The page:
Our 2019 Children’s Books of the Year stand out from an increasingly troubling crowd
A Whirled Views roundup of U.S. religious news and views.
The spiritual decline of many colleges and universities with religious beginnings isn’t a new development, but I was reminded of it again when I wrote about pro-life efforts at Wesleyan University in Middletown, Conn.
The university has been independent from the Methodist Church since 1937, but it still bears the name of John Wesley—one of founders of Methodism and an important figure in the Great Awakening.
Joy Adedokun, a senior at Wesleyan, started a pro-life group on campus four years ago and found herself in formidable company: “One of the things I didn’t understand … was how radical the pro-choice movement was on our campus.” She says some of that stems from a culture of promiscuity: “I feel like older people in the pro-life movement don’t understand how prevalent that culture is.”
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This week’s Whirled Views offers a roundup of religious news and views from around the United States.
Choosing my religion
When newly elected Sen. Kyrsten Sinema, D-Ariz., took her congressional oath of office on Jan. 3, she raised her right hand high and placed the other hand firmly on a law book. The book contained copies of the Arizona and U.S. constitutions.
Sinema wasn’t the only freshman in the 116th Congress taking an oath on something other than the Bible. Texts included the Quran, a Buddhist sutra, and the Hindu Vedas.
Members aren’t required to swear on any book or text, but the variety offered a glimpse into the array of religious beliefs in Congress.
According to a Pew Research survey, only two of the 252 Republican members of Congress didn’t identify as Christian: Reps. Lee Zeldin, R-N.Y., and David Kustoff, R.-Tenn., are Jewish.
Sixty-one of the 282 Democrats didn’t identify as Christian: Thirty-two are Jewish. Other affiliations among Democrats include three Muslims, three Hindus, two Buddhists, and two Unitarian Universalists.
Sen. Sinema—first elected to Congress as a House member in 2012—was the only member to check “none” for religious affiliation. But 18 Democrats also checked “don’t know/refused” to answer.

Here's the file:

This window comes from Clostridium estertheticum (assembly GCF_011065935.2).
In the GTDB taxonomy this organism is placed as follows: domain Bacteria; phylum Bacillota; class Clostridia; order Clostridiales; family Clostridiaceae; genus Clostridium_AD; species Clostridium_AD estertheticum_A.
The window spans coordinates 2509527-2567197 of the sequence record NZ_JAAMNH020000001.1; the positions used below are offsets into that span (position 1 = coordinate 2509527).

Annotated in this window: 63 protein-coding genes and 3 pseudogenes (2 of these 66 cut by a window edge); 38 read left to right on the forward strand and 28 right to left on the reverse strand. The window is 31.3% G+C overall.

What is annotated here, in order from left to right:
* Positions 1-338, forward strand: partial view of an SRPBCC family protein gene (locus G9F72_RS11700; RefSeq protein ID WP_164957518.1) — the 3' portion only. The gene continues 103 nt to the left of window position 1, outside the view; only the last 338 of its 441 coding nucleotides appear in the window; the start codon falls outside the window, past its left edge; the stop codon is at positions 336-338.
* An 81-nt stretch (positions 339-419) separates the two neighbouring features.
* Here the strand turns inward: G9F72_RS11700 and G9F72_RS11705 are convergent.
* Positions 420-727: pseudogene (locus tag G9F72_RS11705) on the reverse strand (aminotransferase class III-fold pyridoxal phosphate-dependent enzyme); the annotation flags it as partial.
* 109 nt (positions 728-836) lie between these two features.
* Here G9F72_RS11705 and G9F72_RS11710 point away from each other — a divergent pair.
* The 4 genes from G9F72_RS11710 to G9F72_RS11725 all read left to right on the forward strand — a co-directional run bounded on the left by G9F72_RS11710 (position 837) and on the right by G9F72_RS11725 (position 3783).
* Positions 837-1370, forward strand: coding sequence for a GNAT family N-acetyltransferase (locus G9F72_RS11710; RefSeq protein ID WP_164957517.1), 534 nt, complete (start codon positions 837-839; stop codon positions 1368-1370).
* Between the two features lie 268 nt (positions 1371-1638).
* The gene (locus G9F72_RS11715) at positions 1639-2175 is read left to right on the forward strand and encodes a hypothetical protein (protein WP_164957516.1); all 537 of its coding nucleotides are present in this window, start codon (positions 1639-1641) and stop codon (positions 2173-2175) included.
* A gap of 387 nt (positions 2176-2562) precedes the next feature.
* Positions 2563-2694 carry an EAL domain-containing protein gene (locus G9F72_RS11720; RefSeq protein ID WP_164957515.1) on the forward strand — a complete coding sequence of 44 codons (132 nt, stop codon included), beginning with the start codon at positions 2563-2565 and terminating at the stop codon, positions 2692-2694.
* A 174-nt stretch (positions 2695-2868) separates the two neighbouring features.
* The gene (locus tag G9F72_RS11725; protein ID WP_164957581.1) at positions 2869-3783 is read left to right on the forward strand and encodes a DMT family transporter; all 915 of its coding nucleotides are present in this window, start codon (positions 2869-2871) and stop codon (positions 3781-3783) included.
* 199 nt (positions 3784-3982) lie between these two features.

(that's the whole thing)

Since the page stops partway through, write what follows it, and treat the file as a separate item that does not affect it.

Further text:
Among Christian designations, 293 members identified as Protestant and 163 as Catholic. Mormons were listed under the Christian designation as well, with 10 members identifying with Mormonism. Five members identified as Orthodox Christians.
Among Protestant members, affiliations included Baptist, Methodist, Anglican/Episcopal, Presbyterian, Lutheran, and seven other groups.
But the highest number of Protestants (80 members) checked “unspecified/other”—a designation that includes “those who say they are Christian, evangelical Christian, evangelical Protestant or Protestant, without specifying a denomination.” (This was a separate category from “nondenominational Protestants.” Ten members checked that box.)
The “unspecified/other” category included some members who do belong to denominations, but chose to identify apart from denominational lines. Since denominational categories didn’t offer breakdowns to differentiate between mainline churches and more conservative ones, it’s possible some members chose this category to make the distinction.
Whatever the case, the oath of office new members took includes a pledge to faithfully discharge their duties “so help me God.” Bible-believing Christians should pray God will help them, whether in His saving grace or in the common grace He shows to all people—even those who don’t acknowledge Him.
Confidence in princes
Jerry Falwell Jr., president of Liberty University, gave a one-word answer to a complex question about his support for President Donald Trump. A Washington Post reporter asked: “Is there anything President Trump could do that would endanger that support from you or other evangelical leaders?”
Falwell answered: “No.”
He went on to explain he believes anything Trump does will be for the good of the country: “I can’t imagine him doing anything that’s not good for the country.”